Tim was a terrible brother.
He was always messing things up with his happy-go-lucky attitude.
I don’t think he even knew what the word ‘responsibility’ meant.
To be fair, he was seven. But that didn’t mean that he was any less
of a pain.
Like just last week when we were at the supermarket:
‘Tim, could you grab the eggs?’
Crash. Something small and oily hit the back of my leg.
‘Sur-re, in a second.’
I turned around from the shelf to see whatever was currently
taking up his short attention span, not expecting something great. I
‘Tim,’ I said carefully. ‘Whatcha doin’?’
‘Nothing.’ He was hiding the majority of the mess with his small
back. I waited.
He turned around and with the most earnest look he couldmanage
he said: ‘I’ll clean it up, I swear! Don’t worry, brother.’ To anyone else,
the puppy-eyed look may have worked, but I knew better.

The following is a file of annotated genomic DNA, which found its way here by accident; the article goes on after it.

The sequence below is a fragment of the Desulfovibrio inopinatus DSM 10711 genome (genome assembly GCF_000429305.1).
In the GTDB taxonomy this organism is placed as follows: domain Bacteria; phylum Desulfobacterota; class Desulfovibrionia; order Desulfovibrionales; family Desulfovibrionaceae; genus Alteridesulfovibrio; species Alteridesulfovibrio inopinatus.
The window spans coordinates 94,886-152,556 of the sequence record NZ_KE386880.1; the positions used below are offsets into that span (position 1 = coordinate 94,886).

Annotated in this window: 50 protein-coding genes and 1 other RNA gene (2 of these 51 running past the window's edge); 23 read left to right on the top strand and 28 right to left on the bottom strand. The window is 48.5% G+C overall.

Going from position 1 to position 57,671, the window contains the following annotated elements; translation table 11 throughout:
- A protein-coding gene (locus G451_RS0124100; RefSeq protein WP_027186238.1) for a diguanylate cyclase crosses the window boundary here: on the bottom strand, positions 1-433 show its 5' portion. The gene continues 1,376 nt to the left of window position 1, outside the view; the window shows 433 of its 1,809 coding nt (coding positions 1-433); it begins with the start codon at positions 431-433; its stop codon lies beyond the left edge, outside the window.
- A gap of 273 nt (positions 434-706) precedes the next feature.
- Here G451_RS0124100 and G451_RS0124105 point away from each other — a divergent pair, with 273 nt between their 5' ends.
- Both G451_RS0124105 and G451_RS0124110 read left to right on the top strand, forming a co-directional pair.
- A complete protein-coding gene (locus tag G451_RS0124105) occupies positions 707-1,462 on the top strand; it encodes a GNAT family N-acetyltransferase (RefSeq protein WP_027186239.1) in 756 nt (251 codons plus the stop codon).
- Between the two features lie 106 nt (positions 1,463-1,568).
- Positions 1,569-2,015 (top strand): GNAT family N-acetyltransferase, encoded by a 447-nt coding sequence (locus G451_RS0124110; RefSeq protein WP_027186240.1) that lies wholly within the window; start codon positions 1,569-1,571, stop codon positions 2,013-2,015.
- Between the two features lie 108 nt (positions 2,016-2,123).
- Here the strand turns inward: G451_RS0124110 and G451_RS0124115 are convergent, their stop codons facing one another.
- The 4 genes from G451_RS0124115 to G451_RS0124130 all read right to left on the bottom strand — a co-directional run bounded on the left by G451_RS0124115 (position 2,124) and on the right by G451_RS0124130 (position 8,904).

Inspecting the scene, three things caught my eye: olives flung in
every corner of the aisle; Tim mopping up the mess with the jumper
I bought him yesterday; and shards of a broken glass jar just laying
haphazardly in the general wreckage zone. His favourite stuffed frog
was tucked safely under his arm.
After calling staff, cleaning him up and apologising profusely to
anyone who passed, I asked him what on earth he was doing with
the olive jar.
He simply replied, ‘George McFroggy wanted olives for dinner,’
as if that was perfectly sound reasoning.
He was always doing stuff like that.
Even though I understood the reason why I needed to take him
everywhere, I didn’t understand why he had to always make life so
hard for me. My father tells me that he doesn’t have time to deal
with us, but even so, he doesn’t realise the pain I go through everyday
by having Tim around.
Like when I’m trying to study, Tim barges into my room and
starts singing obnoxiously loudly about whatever he thinks will help
me finish my work. Which usually means Taylor Swift or food.
He jumps on my back at the most inopportune times, like when
I’m serving someone at my waiting job, or chucks his frog in my face
and asks me to play with him.
Guinea Pigs &